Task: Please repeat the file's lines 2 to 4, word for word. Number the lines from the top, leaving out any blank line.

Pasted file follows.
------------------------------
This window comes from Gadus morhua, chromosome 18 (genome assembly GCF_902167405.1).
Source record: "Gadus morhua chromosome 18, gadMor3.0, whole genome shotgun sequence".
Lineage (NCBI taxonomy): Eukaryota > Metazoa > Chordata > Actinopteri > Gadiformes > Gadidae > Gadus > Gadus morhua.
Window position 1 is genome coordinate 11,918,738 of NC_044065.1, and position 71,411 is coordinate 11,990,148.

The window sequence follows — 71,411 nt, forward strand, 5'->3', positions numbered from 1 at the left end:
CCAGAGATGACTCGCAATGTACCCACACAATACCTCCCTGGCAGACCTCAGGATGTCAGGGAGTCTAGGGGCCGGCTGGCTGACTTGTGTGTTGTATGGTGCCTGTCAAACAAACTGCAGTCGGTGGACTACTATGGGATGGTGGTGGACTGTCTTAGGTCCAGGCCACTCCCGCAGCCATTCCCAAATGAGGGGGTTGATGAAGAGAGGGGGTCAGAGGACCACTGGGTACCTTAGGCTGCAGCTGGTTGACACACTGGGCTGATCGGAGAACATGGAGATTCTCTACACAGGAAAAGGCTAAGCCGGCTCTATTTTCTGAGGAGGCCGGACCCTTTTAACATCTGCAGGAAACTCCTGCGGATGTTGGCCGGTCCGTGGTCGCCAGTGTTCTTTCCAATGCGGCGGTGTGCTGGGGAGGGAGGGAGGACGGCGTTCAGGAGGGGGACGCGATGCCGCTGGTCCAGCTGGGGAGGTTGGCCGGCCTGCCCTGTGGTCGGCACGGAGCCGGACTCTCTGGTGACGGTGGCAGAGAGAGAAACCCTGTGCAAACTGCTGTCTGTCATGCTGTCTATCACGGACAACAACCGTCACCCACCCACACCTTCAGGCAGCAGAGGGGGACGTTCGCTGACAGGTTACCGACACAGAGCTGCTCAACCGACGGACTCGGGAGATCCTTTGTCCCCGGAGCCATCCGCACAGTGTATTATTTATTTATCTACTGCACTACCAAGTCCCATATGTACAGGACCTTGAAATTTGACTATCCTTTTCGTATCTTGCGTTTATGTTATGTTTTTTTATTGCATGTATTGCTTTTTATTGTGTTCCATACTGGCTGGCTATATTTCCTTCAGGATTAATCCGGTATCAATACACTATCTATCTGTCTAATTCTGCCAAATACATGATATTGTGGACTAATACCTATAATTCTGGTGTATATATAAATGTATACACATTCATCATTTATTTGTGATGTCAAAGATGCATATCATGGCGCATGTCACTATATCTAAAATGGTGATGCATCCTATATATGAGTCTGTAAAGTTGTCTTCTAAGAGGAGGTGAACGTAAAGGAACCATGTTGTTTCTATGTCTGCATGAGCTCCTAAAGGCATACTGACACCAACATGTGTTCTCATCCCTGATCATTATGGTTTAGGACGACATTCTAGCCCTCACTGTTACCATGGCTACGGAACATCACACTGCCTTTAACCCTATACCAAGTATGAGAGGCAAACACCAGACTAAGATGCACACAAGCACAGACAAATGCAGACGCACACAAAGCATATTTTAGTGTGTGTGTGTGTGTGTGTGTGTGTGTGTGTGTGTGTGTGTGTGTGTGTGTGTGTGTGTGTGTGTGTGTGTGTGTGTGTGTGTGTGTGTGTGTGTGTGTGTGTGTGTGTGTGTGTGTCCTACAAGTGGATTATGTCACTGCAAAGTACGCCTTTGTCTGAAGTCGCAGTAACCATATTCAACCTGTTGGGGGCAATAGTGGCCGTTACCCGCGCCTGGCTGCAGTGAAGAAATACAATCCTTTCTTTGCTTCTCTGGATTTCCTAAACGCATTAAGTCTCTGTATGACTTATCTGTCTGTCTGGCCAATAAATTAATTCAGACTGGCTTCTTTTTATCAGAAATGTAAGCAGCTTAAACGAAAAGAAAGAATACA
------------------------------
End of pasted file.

Source record: "Gadus morhua chromosome 18, gadMor3.0, whole genome shotgun sequence".
Lineage (NCBI taxonomy): Eukaryota > Metazoa > Chordata > Actinopteri > Gadiformes > Gadidae > Gadus > Gadus morhua.
Window position 1 is genome coordinate 11,918,738 of NC_044065.1, and position 71,411 is coordinate 11,990,148.